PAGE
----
2. I believe the real problem with this study is that the design cannot yield the proper data to assess their primary aims. The authors describe their study sample as a prospective cohort. Unfortunately, Figure 2 represents a less rigorous design that forms the basis of their conclusions—that girls differ from boys with respect to their maturation after exposure to BPA. The authors even state in the discussion that their findings were not based upon statistical tests (i.e., a moderated effect of sex by BPA exposure) but rather a qualitative comparison between the two figures. In fact, the results could have been interpreted in a slightly different way in that BPA helped boys in their maturation. The authors rightfully acknowledged low statistical power and their use of a more qualitative assessment but they still do not gain the advantage of a prospective cohort design in their study. If they had limited their discussion to only dose response then the design would remain intact and their findings defensible.
3. Another problem in the analysis may be evident in the figures. These figures clearly show cases that exert a huge influence (i.e., leverage) on the parameters—both for girls and boys. The authors ought to have calculated Cook’s distance and conducted a few regression diagnostics to clearly see that only a few observations drove their primary results. Splines—as they implemented them in their analysis— tend to be overly sensitive to extreme values and especially to extreme values found on the ends of the x-axis. I see “no effect” for all the figures presented.
4. BPA had a harmful effect for girls but the boys actually benefited from their exposure. Could you imagine the outcry if the media grabbed this study and interpreted the effects as “BPA good for boys but bad for girls,” and failed to mention that these effects were trivial and potentially zero?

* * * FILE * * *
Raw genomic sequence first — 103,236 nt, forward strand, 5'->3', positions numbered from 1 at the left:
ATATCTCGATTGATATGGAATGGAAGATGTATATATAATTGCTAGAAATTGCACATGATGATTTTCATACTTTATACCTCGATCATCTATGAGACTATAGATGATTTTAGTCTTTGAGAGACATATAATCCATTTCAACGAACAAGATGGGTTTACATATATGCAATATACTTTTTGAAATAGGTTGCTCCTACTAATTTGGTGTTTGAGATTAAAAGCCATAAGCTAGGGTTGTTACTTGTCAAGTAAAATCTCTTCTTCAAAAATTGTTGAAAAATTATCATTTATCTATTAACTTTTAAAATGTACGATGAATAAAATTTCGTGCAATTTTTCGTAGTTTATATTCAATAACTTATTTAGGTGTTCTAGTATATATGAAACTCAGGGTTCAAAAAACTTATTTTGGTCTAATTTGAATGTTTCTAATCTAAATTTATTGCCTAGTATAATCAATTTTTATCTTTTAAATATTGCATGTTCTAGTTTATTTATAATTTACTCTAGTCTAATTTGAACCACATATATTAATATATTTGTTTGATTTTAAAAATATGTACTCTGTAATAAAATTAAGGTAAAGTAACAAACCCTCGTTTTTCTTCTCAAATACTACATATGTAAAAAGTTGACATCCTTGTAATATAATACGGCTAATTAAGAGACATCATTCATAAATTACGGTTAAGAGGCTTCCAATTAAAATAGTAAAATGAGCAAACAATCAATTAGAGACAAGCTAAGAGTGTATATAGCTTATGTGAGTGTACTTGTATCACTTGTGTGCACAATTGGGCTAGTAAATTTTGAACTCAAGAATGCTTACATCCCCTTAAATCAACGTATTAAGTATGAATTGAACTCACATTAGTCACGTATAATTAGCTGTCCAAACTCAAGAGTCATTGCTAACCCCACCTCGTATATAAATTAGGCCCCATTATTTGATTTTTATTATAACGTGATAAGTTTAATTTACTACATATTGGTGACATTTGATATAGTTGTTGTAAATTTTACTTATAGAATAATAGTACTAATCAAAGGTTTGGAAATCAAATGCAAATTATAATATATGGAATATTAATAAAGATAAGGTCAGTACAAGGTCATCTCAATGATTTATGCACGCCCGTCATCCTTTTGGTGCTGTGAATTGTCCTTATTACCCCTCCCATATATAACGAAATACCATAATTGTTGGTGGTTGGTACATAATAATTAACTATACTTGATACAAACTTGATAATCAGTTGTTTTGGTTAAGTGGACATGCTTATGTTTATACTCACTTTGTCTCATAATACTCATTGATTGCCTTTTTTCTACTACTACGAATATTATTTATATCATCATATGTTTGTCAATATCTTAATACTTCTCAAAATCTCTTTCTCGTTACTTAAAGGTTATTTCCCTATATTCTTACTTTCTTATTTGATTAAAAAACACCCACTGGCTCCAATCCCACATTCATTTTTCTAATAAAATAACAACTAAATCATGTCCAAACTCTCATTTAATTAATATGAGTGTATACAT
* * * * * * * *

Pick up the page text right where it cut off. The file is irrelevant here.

5. Many people (statisticians, researchers, and certainly the public) fail to consider the standard error of measurement when they are interpreting these effects. The mean differences observed in these measures are likely smaller than the standard error of measurement. In other words, the effects are likely within the band of error typically observed with these measures.
The most troubling observation is not so much that journalists failed to “see” these problems, or even that the head of the National Institute for Environmental Health Sciences defended the robustness of the study when interviewed by the media (though that is very troubling indeed—and why would journalists, working on tight deadlines, think to question the veracity of her claims?); it is that the study’s authors didn’t, in all likelihood, think they were doing their study badly. “Most of what these folks did is, and continues to be, standard practice in both medicine and psychology,” said McKnight. That speaks to a much wider need for statisticians and scientists to collaborate—and for journalists and statisticians to collaborate to create a new level of insight and accountability.
Editor’s note Nov 24: Thanks to an astute comment by one reader, point 2 has been rewritten.
Please note that this is a forum for statisticians and mathematicians to critically evaluate the design and statistical methods used in studies. The subjects (products, procedures, treatments, etc.) of the studies being evaluated are neither endorsed nor rejected by Sense About Science USA. We encourage readers to use these articles as a starting point to discuss better study design and statistical analysis. While we strive for factual accuracy in these posts, they should not be considered journalistic works, but rather pieces of academic writing.